In the present study, we first obtained 232 ARGs from the HADb and further identified 37 differentially expressed ARGs in the onset of BUC based on the TCGA database. Subsequently, a functional enrichment analysis demonstrated that these aberrantly expressed ARGs influenced apoptosis, ER stress, the cell cycle and several cancer-related pathways. We then analyzed the correlation between differentially expressed ARGs and the prognosis of patients with BUC. The results revealed that BUC patients with high expression of P4HB and RGS19 have poor OS and DFS, respectively. Thus, we next focused on investigating the biological roles of P4HB and RGS19 in BUC. The overexpression of P4HB and RGS19 was further validated in BUC using independent data sets, including those from the Oncomine and GEO databases. Moreover, cBioPortal analysis indicated that P4HB and RGS19 mRNA expression was significantly associated with mutations and alterations. Given that P4HB and RGS19 are the potential clinical values of ARGs for BUC, we further investigated the clinical significance of P4HB and RGS19 and found that these two genes were closely related to nodal metastasis and cancer stage.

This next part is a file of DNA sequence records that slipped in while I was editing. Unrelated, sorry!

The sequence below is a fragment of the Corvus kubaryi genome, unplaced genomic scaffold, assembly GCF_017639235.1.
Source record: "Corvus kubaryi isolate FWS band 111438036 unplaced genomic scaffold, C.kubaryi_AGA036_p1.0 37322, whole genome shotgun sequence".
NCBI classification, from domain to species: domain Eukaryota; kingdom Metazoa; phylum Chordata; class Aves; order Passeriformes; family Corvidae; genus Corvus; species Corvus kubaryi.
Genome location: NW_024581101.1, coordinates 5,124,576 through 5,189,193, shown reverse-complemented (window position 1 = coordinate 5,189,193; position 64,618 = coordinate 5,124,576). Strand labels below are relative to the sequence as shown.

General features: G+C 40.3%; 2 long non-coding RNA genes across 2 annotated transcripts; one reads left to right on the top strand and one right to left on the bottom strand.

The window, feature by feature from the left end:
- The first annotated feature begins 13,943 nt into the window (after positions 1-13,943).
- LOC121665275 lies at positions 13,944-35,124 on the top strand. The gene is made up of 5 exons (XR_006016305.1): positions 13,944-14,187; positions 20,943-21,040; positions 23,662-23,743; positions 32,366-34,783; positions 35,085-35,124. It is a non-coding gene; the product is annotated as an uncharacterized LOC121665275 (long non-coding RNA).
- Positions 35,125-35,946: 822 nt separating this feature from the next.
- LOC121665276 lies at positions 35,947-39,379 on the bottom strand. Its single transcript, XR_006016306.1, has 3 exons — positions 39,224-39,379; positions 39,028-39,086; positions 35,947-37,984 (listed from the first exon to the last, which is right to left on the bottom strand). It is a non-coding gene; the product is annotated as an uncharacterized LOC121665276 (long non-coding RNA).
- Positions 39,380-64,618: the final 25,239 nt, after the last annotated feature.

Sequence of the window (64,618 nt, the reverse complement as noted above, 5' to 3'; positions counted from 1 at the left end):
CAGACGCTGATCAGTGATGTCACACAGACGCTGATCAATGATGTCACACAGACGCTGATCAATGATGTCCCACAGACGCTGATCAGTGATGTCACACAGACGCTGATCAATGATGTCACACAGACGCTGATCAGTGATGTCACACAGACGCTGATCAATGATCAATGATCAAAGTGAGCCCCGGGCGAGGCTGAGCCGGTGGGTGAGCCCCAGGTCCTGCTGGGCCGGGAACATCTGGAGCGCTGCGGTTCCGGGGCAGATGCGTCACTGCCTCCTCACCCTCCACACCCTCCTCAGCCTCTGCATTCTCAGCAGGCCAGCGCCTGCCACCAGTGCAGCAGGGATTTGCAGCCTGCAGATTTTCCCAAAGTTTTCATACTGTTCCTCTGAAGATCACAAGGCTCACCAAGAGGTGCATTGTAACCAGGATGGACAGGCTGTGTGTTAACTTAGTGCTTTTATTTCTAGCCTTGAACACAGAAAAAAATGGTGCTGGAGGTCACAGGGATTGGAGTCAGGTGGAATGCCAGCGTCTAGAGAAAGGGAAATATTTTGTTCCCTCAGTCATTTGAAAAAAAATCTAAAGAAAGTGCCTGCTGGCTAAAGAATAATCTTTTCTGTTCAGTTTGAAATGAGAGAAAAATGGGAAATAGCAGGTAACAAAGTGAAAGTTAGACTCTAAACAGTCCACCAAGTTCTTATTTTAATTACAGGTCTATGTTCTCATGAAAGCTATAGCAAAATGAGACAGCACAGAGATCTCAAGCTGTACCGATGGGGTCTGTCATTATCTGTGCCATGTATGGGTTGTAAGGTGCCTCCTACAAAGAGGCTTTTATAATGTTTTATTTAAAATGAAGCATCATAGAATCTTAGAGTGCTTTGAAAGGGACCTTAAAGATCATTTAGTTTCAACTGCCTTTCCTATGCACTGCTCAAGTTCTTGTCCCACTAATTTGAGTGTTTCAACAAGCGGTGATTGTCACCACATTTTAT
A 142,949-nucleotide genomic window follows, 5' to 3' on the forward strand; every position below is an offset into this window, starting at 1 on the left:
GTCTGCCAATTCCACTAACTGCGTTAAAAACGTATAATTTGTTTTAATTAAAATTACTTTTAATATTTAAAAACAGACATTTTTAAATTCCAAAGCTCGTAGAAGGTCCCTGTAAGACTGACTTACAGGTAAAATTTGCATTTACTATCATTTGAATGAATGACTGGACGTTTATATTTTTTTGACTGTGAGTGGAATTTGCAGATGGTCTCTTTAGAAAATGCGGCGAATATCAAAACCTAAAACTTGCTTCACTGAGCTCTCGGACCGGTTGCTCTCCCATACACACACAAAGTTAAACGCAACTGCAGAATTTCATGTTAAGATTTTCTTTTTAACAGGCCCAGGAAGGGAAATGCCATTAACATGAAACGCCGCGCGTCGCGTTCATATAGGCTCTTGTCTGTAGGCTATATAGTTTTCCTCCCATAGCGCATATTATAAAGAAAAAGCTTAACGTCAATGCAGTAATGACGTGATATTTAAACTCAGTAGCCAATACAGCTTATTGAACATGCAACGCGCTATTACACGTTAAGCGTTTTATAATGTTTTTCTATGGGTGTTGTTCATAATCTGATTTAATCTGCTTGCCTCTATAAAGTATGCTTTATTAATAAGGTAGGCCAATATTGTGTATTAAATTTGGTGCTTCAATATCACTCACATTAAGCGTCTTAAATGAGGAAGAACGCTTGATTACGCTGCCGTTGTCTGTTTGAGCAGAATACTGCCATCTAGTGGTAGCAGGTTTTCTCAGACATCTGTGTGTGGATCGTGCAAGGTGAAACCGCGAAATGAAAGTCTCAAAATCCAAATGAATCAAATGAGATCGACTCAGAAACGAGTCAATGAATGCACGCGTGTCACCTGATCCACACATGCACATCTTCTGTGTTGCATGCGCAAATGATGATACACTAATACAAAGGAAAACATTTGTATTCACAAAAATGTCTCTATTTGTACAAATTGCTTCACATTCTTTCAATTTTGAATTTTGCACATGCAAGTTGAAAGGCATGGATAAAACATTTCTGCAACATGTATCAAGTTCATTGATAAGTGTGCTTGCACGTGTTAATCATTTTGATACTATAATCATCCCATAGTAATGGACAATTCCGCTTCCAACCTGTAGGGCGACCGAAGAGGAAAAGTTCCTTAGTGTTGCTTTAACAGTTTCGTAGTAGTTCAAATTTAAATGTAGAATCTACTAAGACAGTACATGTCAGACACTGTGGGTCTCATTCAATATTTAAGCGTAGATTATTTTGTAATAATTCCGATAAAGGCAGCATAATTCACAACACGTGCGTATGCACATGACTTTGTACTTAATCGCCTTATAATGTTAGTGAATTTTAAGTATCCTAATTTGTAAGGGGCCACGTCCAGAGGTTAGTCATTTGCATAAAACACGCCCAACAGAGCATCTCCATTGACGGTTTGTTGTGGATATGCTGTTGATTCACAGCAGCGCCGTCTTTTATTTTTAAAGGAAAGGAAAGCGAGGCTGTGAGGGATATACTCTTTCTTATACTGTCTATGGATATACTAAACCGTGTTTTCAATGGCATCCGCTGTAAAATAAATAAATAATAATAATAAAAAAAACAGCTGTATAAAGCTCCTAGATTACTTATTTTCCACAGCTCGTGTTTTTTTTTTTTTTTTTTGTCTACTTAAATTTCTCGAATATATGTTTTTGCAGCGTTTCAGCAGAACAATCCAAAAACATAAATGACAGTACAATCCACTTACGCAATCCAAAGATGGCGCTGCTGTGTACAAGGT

Prolyl 4-hydroxylase, beta polypeptide, also known as protein disulfide-isomerase family A member 1 (PDIA1), is the main member of the PDI gene family and is identified primarily as a multifunctional protein involved in ER stress and the unfolded protein response (UPR) (32). An accumulation of UPRs in the ER leads to stress conditions and induces an autophagic response (33). Several studies have linked P4HB to various human cancers, including brain, colon, kidney and gastric cancer (3437). Sun et al. found that P4HB could attenuate temozolomide resistance in malignant glioma via the ER stress response pathway (34). Xie et al. reported that P4HB was associated with tumor progression and the therapeutic outcome of kidney renal clear cell carcinoma (36). RGS19 is a prototypical GTPase-activating protein with multiple functions. Recent studies suggest that RGS19 can regulate autophagy by directly detecting extracellular nutrients (38, 39). Emerging studies show that RGS19 also modulates cell proliferation by forming signaling complexes with growth factor receptors. Overexpression of RGS19 could induce increased cell proliferation via enhanced Akt signaling and the deregulation of cell cycle control (40). Wang et al. reported that RGS19 suppressed Ras-induced neoplastic transformation and tumorigenesis of non-small-cell carcinoma (41). However, few reports have been published regarding the effects and mechanisms of action of P4HB and RGS19 in BUC. Therefore, we further investigated the potential functions of P4HB and RGS19 in BUC using co-expression network analysis and GSEA. We found that P4HB and RGS19 may influence the progression and prognosis of BUC by regulating the ER stress response, cytokine-mediated signaling pathway and inflammatory response. The development and progression of bladder cancer involves multiple factors, such as clinicopathological features. We further analyzed whether P4HB and RGS19 are independent poor prognosis factors in BUC using multivariate Cox proportional hazards regression analysis. The results revealed that P4HB but not RGS19 is an independent unfavorable biomarker from conventional clinical factors (age, gender, cancer stage, and pathological TNM stage), indicating that P4HB may potentially enable clinicians to discriminate high-risk patients from low-risk patients with identical clinical characteristics for rationalizing treatment decisions. We investigated the biological effect of P4HB in BUC cells in vitro. We found that the mRNA and protein expression of P4HB in BUC cells was upregulated compared with the expression in SV-HUC-1 uroepithelial cells, and knockdown of P4HB dramatically inhibited the cell invasion and proliferation of BUC cells. These preliminary in vitro experimental results confirmed that P4HB may be associated with the development and progression of bladder cancer. Previous studies have demonstrated that PH4B can induce malignant tumor cell proliferation, invasion and metastasis by regulating hypoxia inducible factor-1α (HIF-1α) expression and the MAPK signaling pathway (42, 43). In our present study, we found that P4HB expression was positively associated with the expression levels of ANAPC11, STRA13, and SLC397A and negatively associated with the expression levels of ZSWIM6, LYRM7, and WDR36 (Figure 7A). However, few reports have demonstrated that these genes, which are closely related to PH4B, are associated with the development of BUC. Interestingly, we performed GSEA to predict the potential biological functions of P4HB expression-related genes and found that these genes were involved in the nucleotide sugar metabolic process, regulation of autophagy, the response to ER stress and vesicle targeting (Figure 9A), suggesting that P4HB may provide some new insights into the molecular mechanism of BUC and novel treatment targets.